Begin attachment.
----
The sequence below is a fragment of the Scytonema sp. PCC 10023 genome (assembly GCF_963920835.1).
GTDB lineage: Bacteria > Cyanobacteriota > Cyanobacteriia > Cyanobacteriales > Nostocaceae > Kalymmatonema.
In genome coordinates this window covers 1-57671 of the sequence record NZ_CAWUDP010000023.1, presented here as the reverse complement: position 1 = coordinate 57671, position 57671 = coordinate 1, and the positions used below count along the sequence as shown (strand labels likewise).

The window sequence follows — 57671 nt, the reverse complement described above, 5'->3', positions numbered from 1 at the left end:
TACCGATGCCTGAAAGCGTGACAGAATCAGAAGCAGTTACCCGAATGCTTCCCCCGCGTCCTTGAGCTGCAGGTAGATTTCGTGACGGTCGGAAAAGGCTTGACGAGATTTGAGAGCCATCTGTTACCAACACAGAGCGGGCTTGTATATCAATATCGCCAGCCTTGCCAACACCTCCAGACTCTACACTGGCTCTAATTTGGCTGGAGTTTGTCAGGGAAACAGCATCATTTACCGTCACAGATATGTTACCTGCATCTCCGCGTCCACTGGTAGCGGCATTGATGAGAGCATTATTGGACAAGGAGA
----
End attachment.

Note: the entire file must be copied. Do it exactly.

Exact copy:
The sequence below is a fragment of the Scytonema sp. PCC 10023 genome (assembly GCF_963920835.1).
GTDB lineage: Bacteria > Cyanobacteriota > Cyanobacteriia > Cyanobacteriales > Nostocaceae > Kalymmatonema.
In genome coordinates this window covers 1-57671 of the sequence record NZ_CAWUDP010000023.1, presented here as the reverse complement: position 1 = coordinate 57671, position 57671 = coordinate 1, and the positions used below count along the sequence as shown (strand labels likewise).

The window sequence follows — 57671 nt, the reverse complement described above, 5'->3', positions numbered from 1 at the left end:
TACCGATGCCTGAAAGCGTGACAGAATCAGAAGCAGTTACCCGAATGCTTCCCCCGCGTCCTTGAGCTGCAGGTAGATTTCGTGACGGTCGGAAAAGGCTTGACGAGATTTGAGAGCCATCTGTTACCAACACAGAGCGGGCTTGTATATCAATATCGCCAGCCTTGCCAACACCTCCAGACTCTACACTGGCTCTAATTTGGCTGGAGTTTGTCAGGGAAACAGCATCATTTACCGTCACAGATATGTTACCTGCATCTCCGCGTCCACTGGTAGCGGCATTGATGAGAGCATTATTGGACAAGGAGA